Bring Hannah Home


The disappearance of Hannah Graham and eventual capture of suspect, Jesse Matthew has lead to new breakthroughs in cold cases throughout Virginia.

Hannah Graham, an 18 year old University of Virginia student, has not been seen in almost a month. Graham was with her friends socializing around campus on the night of Friday September 12. She left a party alone and intoxicated and had sent her friends a text around 1:00 am saying she was trying to find her way to another party but was lost.  This was the last known conversation between her and her friends. Graham was seen on surveillance videos walking an outdoor campus mall. Hannah was seen with a man at a popular bar, Tempo, around 1:20 am. Witnesses say she was later seen leaving with the man, later identified as Jesse Matthew. Hannah Graham has not been seen since.

Thirty-two year old Charlottesville native Jesse Matthew is not a stranger to law enforcement. Matthew has both trespassing and a nonrelated charge of grand larceny on his criminal record. In October 2002, Matthew withdrew from Liberty University after being accused of rape by a female student. In January 2003, Matthew returned to school, this time at Christopher Newport University. He later left college again after being accused of sexual assault. Both of these cases were reviewed by campus police, but neither of the cases was pursued on a higher level. Matthew was named a person of interest in Hannah’s case on September 20 and was later taken into custody on September 24 in Galveston, Texas where he fled. Matthew was charged with abduction and intent to defile.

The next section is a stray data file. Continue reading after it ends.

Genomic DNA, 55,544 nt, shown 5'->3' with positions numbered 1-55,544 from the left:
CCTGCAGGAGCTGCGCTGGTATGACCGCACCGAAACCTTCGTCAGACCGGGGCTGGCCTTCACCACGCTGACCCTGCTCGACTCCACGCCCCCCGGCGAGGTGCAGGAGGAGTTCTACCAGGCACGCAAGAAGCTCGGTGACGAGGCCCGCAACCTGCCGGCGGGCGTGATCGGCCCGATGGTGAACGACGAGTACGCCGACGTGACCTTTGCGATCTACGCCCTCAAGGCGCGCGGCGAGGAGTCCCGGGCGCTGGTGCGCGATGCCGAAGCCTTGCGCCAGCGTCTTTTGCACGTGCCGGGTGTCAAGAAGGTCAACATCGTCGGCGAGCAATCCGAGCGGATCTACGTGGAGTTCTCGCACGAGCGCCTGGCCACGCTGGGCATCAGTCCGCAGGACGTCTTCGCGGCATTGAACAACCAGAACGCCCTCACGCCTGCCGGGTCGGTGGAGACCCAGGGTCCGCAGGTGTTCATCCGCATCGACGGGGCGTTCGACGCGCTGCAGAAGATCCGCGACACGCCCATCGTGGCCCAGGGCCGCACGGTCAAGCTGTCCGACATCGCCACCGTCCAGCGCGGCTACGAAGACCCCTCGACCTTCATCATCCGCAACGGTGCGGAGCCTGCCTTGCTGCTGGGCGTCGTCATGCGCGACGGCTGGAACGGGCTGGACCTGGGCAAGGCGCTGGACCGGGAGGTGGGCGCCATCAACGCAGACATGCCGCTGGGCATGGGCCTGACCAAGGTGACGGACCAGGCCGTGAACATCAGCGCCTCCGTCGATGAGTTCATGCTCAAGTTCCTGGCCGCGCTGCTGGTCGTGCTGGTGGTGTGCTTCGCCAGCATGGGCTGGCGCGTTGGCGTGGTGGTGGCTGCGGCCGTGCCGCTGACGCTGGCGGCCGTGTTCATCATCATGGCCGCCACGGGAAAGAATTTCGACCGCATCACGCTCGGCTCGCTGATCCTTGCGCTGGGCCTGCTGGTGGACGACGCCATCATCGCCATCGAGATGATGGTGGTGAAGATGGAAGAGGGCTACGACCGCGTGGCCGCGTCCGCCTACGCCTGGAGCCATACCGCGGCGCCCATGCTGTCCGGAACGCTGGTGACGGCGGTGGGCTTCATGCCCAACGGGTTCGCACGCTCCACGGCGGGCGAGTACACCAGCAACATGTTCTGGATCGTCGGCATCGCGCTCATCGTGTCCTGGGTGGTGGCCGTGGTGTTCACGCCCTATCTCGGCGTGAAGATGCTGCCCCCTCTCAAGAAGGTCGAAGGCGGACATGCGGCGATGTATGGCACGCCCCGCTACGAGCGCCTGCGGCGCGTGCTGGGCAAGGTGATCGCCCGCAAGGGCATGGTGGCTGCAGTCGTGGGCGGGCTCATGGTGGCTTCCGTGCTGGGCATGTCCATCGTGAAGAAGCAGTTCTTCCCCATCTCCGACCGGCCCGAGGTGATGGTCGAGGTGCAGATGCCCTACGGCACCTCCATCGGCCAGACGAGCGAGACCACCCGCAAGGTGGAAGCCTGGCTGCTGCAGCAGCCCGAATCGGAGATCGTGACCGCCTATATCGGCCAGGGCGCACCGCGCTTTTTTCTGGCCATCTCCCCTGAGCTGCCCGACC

On October 17, 2009, Morgan Harrington, a 20 year old Virginia Tech student, was last seen crossing a bridge on the UVA campus after attending a Metallica concert at John Paul Jones Arena. Friends of Harrington said she had left the concert to use the restroom, and when she did not return, they worried and called her. Harrington told them she was outside of the arena and was not being allowed in because of re-entry policies. Harrington assured her friends that she would find a way home. Morgan Harrington’s body was found three months later on a farm in Albemarle County. DNA on her body matched DNA found on a Fairfax rape victim four years earlier. Despite the connection, there was no match found in the DNA database. On September 29, four days after Jesse Matthew’s arrest, Charlottesville police released that Matthew’s DNA was a match to the DNA found on Harrington’s body. According to CBS, Matthew was working as a cab driver the night Morgan Harrington disappeared.

Hannah Graham and Morgan Harrington are two of five girls who have gone missing within miles of route 29, the main highway in Charlottesville, in the last five years.  Harrington is the only body that has been recovered.  According to CBS, Samantha Ann Clarke, age 19, vanished after leaving her home in Orange County in September 2010. Nineteen year old DaShad Laquinn Smith disappeared from Charlottesville in November 2012, and Alexis Murphy, age 17, was last seen near Lynchburg in August of 2013. Although Murphy’s body was never found, Randolph Taylor was convicted in May of Murphy’s abduction and murder. Taylor’s lawyer has requested DNA from the case to be reviewed to check for a possible connection to Jesse Matthew. The Campbell County Sheriff’s Office is also looking for any possible links between Matthew and another murder in Lynchburg of Cassandra Morton. Morton’s body was found in November 2009 in a shallow grave on Candler’s Mountain, not far from Liberty University, reports CBS. Campbell County Sheriff, Steve Hutcherson told CBS there is s no evidence now to link Matthew to Morton. Authorities in Newport News are also reopening the cold cases of Autumn Wind and Sophie May Rivera who both went missing in 2003 while Jesse Matthew was attending Christopher Newport nearby.

While Graham’s disappearance is tragic and heart-wrenching, the case could possibly uncover some much needed answers for other local families. According to NBC, Morgan Harrington’s father, Dan, said that while the arrest of Matthew did offer some hope of solving the disappearances, the search for Hannah is the most important aspect of the investigation. Groups of more than 120 people including law enforcement have been working hard to Bring Hannah Home.